Strategic Emergency Management

26th Jul 2017 Facebook Twitter

Strategic Emergency Management (SEM) National Structures and Framework

The Strategic Emergency Management (SEM) National Structures and Framework document and the associated Annexes were approved by Government on 26 July 2017The SEM identifies 50 different emergency/incident types across a range of Lead Government Departments. It provides the basis for the National-level strategic emergency management and the supports required should such emergencies occur were a national-level response is warranted, including security related emergencies. Emergencies should be dealt with locally wherever possible. The separate Major Emergency Management (MEM) Framework developed in 2006 and currently under review by the Department of Housing, Planning and Local Government, guides the local and regional responses and inputs into the National-level responses, which the SEM addresses through the convening of a National Emergency Coordination Group chaired by the Lead Government Department (LGD) as identified in Annex A of the SEM.

The Government Task Force on Emergency Planning, which is chaired by the Minister with responsibility for Defence, includes senior representatives from all Government Departments and Agencies. It is responsible for the oversight and coordination of national-level emergency management. However, responsibility for the response to an actual emergency at a National-level remains with the LGDs identified in Annex A of the SEM.

The GTF has overseen the development of this SEM Framework, based on extensive engagement with the LGDs concerned: i.e. those Departments who must lead in the identification of risks and the planning to respond to such emergencies and the management of the actual responses when they may occur.

It is testimony to this work that the implementation of the principles, as outlined in the SEM document, by the recent National Emergency Coordination Group on Severe Weather, led by the Department of Housing, Planning and Local Government, received such positive comments from Government, the Public and the Media.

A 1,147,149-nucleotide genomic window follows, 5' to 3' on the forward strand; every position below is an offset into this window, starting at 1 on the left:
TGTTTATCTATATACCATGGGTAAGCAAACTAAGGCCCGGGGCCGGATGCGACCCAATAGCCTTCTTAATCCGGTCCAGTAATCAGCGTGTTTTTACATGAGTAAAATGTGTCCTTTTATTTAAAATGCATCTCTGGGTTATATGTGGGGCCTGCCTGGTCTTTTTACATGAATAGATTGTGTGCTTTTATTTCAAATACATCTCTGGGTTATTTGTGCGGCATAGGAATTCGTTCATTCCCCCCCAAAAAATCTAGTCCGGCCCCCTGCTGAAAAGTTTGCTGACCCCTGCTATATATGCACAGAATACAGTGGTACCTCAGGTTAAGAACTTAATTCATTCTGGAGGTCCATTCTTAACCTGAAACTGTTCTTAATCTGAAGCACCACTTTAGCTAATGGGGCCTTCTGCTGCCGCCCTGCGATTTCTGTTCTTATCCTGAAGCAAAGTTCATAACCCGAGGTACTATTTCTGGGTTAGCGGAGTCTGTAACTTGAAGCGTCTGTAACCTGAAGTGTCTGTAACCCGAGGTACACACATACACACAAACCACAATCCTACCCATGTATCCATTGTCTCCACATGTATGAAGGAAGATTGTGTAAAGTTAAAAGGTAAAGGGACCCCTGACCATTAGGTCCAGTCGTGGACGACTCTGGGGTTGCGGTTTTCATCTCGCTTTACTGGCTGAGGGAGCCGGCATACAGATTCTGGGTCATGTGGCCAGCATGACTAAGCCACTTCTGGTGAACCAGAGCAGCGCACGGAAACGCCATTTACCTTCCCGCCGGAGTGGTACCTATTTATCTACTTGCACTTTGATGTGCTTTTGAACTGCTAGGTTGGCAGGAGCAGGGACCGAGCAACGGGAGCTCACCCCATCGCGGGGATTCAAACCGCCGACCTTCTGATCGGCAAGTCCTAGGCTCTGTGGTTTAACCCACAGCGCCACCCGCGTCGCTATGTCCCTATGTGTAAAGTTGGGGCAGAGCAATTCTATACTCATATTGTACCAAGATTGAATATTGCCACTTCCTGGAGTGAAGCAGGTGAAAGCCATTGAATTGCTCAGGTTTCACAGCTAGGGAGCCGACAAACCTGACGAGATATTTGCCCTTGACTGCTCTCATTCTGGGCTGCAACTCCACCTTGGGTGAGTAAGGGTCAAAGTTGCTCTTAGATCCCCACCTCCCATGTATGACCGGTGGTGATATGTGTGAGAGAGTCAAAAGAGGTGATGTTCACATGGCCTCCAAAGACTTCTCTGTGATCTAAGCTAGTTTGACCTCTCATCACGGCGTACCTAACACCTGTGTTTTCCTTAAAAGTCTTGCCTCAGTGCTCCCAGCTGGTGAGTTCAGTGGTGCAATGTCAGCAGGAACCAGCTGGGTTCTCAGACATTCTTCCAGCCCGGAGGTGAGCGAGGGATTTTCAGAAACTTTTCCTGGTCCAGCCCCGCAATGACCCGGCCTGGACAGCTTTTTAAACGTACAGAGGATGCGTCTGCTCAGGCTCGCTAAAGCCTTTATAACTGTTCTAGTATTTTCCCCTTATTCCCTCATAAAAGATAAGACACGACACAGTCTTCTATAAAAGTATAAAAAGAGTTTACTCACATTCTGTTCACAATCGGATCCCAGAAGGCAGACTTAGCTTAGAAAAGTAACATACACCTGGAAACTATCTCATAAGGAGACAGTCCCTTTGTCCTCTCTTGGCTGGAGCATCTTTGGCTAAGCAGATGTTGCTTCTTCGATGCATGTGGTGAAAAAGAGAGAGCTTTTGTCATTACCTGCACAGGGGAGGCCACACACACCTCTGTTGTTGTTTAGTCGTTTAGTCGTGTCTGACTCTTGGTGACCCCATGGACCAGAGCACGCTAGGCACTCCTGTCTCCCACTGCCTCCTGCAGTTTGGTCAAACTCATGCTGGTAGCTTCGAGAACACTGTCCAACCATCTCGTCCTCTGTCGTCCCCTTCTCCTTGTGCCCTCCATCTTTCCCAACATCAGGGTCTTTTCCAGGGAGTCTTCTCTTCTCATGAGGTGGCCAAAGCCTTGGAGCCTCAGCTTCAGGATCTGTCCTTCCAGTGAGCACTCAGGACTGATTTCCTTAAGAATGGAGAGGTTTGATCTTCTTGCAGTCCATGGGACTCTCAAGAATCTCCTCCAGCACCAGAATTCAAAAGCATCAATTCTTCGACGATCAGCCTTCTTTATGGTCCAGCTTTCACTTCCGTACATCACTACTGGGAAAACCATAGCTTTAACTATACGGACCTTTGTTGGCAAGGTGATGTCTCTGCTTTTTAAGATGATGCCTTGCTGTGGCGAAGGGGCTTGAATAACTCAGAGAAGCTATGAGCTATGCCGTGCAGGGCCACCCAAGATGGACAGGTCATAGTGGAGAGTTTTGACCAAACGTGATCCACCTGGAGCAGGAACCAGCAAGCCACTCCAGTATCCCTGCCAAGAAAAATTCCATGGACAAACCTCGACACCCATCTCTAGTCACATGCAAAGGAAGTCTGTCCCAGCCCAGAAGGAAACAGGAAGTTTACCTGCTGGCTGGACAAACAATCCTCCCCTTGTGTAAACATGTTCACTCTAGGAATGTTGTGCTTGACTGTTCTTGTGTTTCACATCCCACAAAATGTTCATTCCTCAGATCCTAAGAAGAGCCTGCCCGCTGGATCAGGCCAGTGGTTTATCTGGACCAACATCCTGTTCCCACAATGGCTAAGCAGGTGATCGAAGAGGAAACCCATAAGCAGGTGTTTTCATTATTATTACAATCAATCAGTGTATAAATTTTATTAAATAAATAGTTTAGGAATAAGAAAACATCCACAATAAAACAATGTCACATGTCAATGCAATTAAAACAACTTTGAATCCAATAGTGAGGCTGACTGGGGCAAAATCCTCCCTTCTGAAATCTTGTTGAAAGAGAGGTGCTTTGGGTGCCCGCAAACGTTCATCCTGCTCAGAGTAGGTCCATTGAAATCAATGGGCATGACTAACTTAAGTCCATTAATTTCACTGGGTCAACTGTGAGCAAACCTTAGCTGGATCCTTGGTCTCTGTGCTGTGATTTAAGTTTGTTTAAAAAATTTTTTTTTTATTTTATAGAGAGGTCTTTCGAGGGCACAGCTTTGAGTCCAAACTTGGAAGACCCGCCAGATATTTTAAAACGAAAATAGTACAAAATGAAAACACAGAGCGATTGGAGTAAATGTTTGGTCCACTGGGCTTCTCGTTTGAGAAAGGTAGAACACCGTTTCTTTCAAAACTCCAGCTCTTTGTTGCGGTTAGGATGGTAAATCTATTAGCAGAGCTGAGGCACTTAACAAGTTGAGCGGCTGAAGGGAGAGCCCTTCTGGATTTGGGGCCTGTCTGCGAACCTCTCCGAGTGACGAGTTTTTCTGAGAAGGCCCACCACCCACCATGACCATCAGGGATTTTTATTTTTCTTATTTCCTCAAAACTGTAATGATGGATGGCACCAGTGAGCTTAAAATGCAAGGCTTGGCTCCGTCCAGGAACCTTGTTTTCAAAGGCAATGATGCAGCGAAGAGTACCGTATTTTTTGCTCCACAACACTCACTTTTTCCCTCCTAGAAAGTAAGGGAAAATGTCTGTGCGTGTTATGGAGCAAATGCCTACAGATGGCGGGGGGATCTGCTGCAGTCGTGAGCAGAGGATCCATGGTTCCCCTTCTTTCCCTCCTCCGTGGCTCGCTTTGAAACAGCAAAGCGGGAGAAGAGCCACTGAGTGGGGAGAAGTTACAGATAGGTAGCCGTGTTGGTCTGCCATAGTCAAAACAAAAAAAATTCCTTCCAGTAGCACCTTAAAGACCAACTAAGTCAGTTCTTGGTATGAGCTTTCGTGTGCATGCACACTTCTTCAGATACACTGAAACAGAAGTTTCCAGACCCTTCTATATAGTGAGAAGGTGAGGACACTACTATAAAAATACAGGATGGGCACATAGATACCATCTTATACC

The SEM and the subsequent implementation plans and work programmes from the GTF help Government Departments and key public authorities in responding to emergencies at a strategic and national-level. For example, guidance on dealing with the emergency communications challenges arising from national-level emergencies, such as the recent storms. These guidelines were finalised and endorsed by the Government Task Force in January 2018 and have been published at  These guidelines help to further address emergencies that have a national-level impact or where the LGD or Minister needs support at a national-level in responding to such incidents.

The SEM replaces the ‘Strategic Emergency Planning Guidance’ document of 2004 and addresses the ongoing strategic emergency planning requirements of Government Departments and Agencies. This Government decision approving the SEM and its implementation supersede the decisions taken in 2001 when Government first established the GTF and the OEP.

In summary, the SEM addresses such issues as:

  • identifying and explaining the National structures in place
  • how the Lead Government Department principle works
  • identifying the 50 lead roles and responsibilities and how these should work in practice and the associated interfaces with Government
  • explains the key national level components including risk management, planning and preparedness, coordinating national-level responses and how we manage the recovery phase
  • facilitates the establishment of various GTF Subgroups to deal with key issues such as capability development, critical infrastructure resilience, emergency communications, risk assessment and the development of appropriate guidance to assist Lead Government Departments and their Ministers when having to manage such emergencies
  • facilitates the development of further guidance documents for the GTF and the Lead Departments

Available Documents: